Tokenization for Real Estate is Already a Reality - Part II
Real Estate and Tokenization: A Case Study
Let’s talk about a real life example to better understand how tokenization works in real estate. We mentioned the first sale earlier in this article (part I) — The St. Regis Aspen Resort.
The resort’s owner, Elevated Returns, originally intended to use an IPO to sell a portion of the resort as a single asset REIT on the NYSE. However, the plan looked taxing, hence the company decided to use tokenization and offered 18.9% ownership in the property through token sales.
It joined hands with Indiegogo and Templum Markets LLC, an SEC and FINRA-registered broker, to complete the process. They created Aspen Coins (tokens) that represent Aspen Digital’s share in the property. The coins were valued at $1 per token. Only accredited investors were allowed to take part in the deal with the minimum purchase set at 10,000 coins. Investors could purchase these coins in a number of currencies including digital coins.
How Does Tokenizing Impact the Real Estate Industry?
Tokenization makes the industry more liquid and secure by expanding the market and creating fractional ownership.
Real estate has always been a good investment but a large number of investors have stayed away from it due to real estate requiring huge amounts of money for an extended period of time.
While REITs and other such options did solve the problem to an extent, they came with their own cons. However, tokenization isn’t fool-proof yet, as we’re still not sure how lawmakers will look at the concept.
On the positive side, tokenized real estate appears to be spreading at a rapid pace and has reached international borders.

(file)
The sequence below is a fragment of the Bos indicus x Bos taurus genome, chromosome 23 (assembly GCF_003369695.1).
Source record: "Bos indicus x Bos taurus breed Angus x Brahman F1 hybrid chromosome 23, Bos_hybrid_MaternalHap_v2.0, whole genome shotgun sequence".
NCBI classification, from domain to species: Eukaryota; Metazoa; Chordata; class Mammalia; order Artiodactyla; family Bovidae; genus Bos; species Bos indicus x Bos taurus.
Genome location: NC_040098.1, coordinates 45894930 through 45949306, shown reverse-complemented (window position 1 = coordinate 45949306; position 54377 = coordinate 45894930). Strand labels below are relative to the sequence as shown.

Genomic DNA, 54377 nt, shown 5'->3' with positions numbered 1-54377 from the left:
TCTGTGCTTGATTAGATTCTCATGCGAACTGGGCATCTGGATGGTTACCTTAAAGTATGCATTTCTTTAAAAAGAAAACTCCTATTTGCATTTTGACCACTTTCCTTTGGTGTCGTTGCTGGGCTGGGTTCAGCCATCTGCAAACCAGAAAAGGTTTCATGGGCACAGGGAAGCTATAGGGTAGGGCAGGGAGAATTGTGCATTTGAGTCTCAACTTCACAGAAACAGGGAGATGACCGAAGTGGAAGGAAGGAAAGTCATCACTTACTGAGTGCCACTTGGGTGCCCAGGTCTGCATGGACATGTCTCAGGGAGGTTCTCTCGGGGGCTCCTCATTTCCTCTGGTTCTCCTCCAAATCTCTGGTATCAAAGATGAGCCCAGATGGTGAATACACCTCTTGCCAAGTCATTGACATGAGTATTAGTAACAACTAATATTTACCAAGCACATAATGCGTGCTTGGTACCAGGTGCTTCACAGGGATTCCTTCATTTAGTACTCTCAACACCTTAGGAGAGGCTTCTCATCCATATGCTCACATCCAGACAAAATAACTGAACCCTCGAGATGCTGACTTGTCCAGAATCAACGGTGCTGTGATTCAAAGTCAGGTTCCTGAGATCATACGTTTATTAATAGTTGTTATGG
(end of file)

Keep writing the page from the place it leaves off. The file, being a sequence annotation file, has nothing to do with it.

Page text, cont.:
Elevated Returns was recently in the news for acquiring 21% ownership of Seamco Securities, Thai company. With this, Elevated Returns has obtained regulatory licenses and distribution capability in Thailand and some neighboring countries.
Here’s what one of the reps said about the development:
“This emphasis on building an effective ecosystem led us to acquire a South Asian broker-dealer with wide distribution capability, one that is able to operate in Thailand, a nation that has come forward with highly-developed crypto regulation guidelines.”
According to an announcement from the company, it intends to tokenize $1 billion of real estate in its pipeline.
The Challenges Going Ahead
We’re already using technology to make more sales, however, blockchain is new for a lot of investors and developers. Hence, the biggest challenge is getting everyone onboard.
Since it’s a new concept, investors do not have much knowledge. They need to be educated on the benefits of tokenization and blockchain. Plus, legal issues may also be there.
We also cannot neglect the uncertainty and volatility surrounding blockchain-based systems. The industry might be big but it’s not open for one and all since real estate tokens aren’t a democratized investment solution.
Most deals have difficult entry requirements. Unaccredited investors, for example, do not qualify. Wider adoption can be difficult unless it becomes available to non-accredited investors.
Disclosure is another challenge linked to real estate tokenization. Since a property may change ownership a number of times, developers may not be interested in taking on it.
The World Economic Forum expects blockchain to store about 10% of the world’s GDP. Countries are already making regulatory changes to make this a possibility.
Supporters believe that the introduction of a secure system can help solve these problems. However, we can’t deny the benefits of tokenization. The technology seems to have a bright future.